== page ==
The widespread early dissemination of the reel was demonstrated by early collectors. It was in the repertoire of the John Lusk Band, an African-American string band from the Cumberland Plateau region of Ky/Tenn. border (under the title "Pateroller'll Catch You"?). Folklorist Alan Lomax recorded folk versions from at least two different sources, one in 1933 from a prisoner named Moses Platt, and another in 1937 from a white fiddler named W. H. Stepp. The tune was recorded for the Library of Congress by musicologist/folklorist Vance Randolph from Ozarks Mountains fiddlers in the early 1940's, and for the same institution in 1939 by Herbert Halpert from the playing of Mississippi fiddlers Stephen B. Tucker (Lauderdale County) and W.E. Claunch (Guntown). The title appears in a list of traditional Ozarks Mountains fiddle tunes compiled by musicologist/folklorist Vance Randolph, published in 1954. Kentucky fiddler Doc Roberts knew the tune by the title "Run N….r, Run," but his 78 RPM recorded version was released as "Run Smoke, Run," suggesting a more sensitive re-titling either by him or the recording company; the record sold a modest 9,000 copies when released.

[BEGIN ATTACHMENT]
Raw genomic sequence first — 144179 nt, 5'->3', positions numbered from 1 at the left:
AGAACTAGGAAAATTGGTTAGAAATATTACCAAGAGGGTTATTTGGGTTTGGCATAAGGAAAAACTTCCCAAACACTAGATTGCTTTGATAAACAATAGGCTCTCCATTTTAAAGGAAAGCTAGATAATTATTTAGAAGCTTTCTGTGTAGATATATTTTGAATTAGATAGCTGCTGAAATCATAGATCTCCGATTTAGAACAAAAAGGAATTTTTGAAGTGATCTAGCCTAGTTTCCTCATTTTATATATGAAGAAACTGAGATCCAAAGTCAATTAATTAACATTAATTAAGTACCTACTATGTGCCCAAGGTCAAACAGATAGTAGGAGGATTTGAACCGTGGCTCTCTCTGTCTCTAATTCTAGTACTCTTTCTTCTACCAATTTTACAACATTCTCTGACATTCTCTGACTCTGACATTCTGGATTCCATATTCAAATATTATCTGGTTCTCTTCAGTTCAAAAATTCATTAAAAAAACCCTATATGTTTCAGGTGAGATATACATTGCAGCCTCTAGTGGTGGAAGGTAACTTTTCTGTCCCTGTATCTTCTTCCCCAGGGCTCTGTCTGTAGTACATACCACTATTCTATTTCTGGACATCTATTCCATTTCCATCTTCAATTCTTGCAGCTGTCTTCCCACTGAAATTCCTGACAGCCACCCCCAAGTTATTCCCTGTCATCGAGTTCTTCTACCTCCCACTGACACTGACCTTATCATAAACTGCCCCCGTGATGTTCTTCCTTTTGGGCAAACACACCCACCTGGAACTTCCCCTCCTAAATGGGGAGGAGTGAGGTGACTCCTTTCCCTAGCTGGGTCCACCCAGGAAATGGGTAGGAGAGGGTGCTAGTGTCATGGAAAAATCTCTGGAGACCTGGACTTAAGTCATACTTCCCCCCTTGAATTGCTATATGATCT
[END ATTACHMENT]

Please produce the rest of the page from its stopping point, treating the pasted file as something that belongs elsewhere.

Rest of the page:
"Run, Johnny, Run" is also has evocative lyrics, and can be considered in the category of song-tune, where both instrumental and sung strains are interspersed; some versions giving more weight to the words, others to the music, and others fairly evenly balanced. Versions of the words have been dated by some to pre-Civil War times when horse-mounted patrols were formed in nearly every Southern county with a sizable slave population to ensure the slaves stayed on the plantation and did not "wander". This was especially so after the scare of the slave insurrections of the 1820's and 1830's. Some version of the words emphasize the plight of escaping slaves, but others transfer the fears of discovery and capture to the makers of illicit liquor distillers. Bruce Hutton is of the opinion that the song goes back to the Whiskey Rebellion of 1794 when frontiersmen revolted against government regulation, tying it in with the anxiety of marginalized people subject to the repressive acts of those in power.